I like roads. On the other hand, I think I'm quite capable of choosing a safe car to drive on said roads without relying upon the NTSB. Consumer Reports anyone?

And I certainly do not need to be protected from obscenities by the FCC. In fact, thankfully, unregulated channels exist outside the scope of the FCC - i.e. - Cable TV and Satellite Radio.

Just as you don't need a weatherman to know which way the wind blows, I have a feeling we would somehow figure out a way to keep track of the time of day without government influence as well.

But really.. fiat money is a GOOD thing? In god we trust and all that. You know, you can work your whole life for that paper and one day it all goes away when the government decides to add an extra zero to the end. Zimbabwe loves its fiat legal tender money.

But hey, the government has some good ideas now and again. For instance, cash for clunkers. We can create wealth... by destroying it. Ante up!
Having said all that, the situation has been handled, so this thread is pretty much at an end. -Kossuth



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Re: A description of my day today

Postby Sarvis » Sat Aug 15, 2009 7:32 pm

I still think it's funny you think the laws and regulations we have came out of nowhere, as opposed to resulting from injuries and accidents caused by the initial lack of those regulations.

Oh, and you wouldn't be working 3 hours less. If taxes never existed everyone's available resources would go up, and inflation would burn away your expected gain.

Not to mention you'd probably have a lot more work, with all the consumers getting hurt and wanting to sue!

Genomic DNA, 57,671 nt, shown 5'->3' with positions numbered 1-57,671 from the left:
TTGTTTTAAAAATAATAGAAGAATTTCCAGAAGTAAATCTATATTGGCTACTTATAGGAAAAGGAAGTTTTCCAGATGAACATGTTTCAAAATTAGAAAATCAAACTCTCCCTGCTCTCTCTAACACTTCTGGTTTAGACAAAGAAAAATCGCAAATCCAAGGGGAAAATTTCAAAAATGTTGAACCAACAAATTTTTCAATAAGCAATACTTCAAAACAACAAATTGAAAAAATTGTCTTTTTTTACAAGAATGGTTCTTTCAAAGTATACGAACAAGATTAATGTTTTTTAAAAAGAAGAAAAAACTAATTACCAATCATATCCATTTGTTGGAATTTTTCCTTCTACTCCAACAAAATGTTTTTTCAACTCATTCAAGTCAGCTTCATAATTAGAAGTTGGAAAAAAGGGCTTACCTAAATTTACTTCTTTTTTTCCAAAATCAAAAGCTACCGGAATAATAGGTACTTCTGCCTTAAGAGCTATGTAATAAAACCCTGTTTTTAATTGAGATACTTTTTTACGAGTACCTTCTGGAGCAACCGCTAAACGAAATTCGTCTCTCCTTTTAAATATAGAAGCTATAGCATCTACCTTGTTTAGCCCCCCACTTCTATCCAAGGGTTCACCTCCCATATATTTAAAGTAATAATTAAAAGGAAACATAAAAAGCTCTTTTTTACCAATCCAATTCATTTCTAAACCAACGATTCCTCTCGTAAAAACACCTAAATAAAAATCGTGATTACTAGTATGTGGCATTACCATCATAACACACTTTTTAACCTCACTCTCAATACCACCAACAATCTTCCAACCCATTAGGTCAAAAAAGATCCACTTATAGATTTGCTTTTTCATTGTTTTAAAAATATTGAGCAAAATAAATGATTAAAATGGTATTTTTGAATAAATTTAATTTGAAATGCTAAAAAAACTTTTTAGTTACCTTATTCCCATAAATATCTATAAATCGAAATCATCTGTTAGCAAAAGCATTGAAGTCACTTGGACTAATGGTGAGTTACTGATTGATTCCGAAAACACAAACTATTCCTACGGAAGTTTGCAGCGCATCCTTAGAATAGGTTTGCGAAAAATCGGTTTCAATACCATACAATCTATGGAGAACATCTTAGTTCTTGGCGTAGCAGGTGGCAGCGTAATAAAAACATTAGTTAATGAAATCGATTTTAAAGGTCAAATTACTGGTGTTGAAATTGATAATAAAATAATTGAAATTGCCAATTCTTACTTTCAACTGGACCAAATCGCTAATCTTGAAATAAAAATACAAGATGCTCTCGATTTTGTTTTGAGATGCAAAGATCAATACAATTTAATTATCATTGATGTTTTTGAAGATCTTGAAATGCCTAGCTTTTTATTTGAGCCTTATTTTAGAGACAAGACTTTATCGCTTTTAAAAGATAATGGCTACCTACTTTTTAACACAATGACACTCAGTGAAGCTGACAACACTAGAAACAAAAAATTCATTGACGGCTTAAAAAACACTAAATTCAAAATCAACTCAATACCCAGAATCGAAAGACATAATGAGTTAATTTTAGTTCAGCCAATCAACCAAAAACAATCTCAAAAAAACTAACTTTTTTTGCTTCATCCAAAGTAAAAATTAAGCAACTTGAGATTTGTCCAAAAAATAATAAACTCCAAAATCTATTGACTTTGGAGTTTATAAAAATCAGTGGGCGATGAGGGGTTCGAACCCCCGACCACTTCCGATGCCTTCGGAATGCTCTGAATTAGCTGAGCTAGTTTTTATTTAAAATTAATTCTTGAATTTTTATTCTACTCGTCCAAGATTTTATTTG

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Re: A description of my day today

Postby Corth » Sat Aug 15, 2009 7:50 pm

You are going to have to explain that inflation theory to me Sarvis. Thats a new one.
Having said all that, the situation has been handled, so this thread is pretty much at an end. -Kossuth



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Re: A description of my day today

Postby Sarvis » Sat Aug 15, 2009 7:59 pm

Corth wrote:You are going to have to explain that inflation theory to me Sarvis. Thats a new one.


Really?

Come on Corth, I know you know this one. It's basically the same thing you'd argue if we were talking about minimum wage.
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Re: A description of my day today

Postby Adriorn Darkcloak » Sat Aug 15, 2009 8:54 pm

Nice post Ragorn. The message is very nicely laid out. Simple.

I just want to point out how you used the word "regulated" so much when referring to what the government does with all the various Departments or agencies. The government regulating things is, in my book, part of what government "can" do. Ensuring our safety through roads, weather and the police. Regulating what chemicals companies can put into what we eat. That's great and essential to a "civilized" society.

The problem is when government tries "controlling" parts of our lives that we can control, instead of just regulating them. How good of a job have they done controlling Social Security, Medicare, Medicaid? Look at how the issue of Healthcare currently is bringing so many thousands out now. The government wants to control it, instead of just regulating something it should have done years ago. The entire problem around Healthcare is the current cost to many. Why is it so high? There are many reasons, many of which are "bad" reasons. But the crux of the matter is that the actual "cost" of everything has been blown out of proportion. The cost of an MRI varies between $2500-$8000. Does that make any actual sense? The problem now is that all these procedures are blown out of proportion so that the "technician" that presses the button gets paid more, the doctor, the nurse, the hospital for using the machine, and the insurance company. If the government were to regulate this, you can bet your ass the cost of Healthcare for the average family would drop substantially, thus allowing more people to purchase a plan, etc.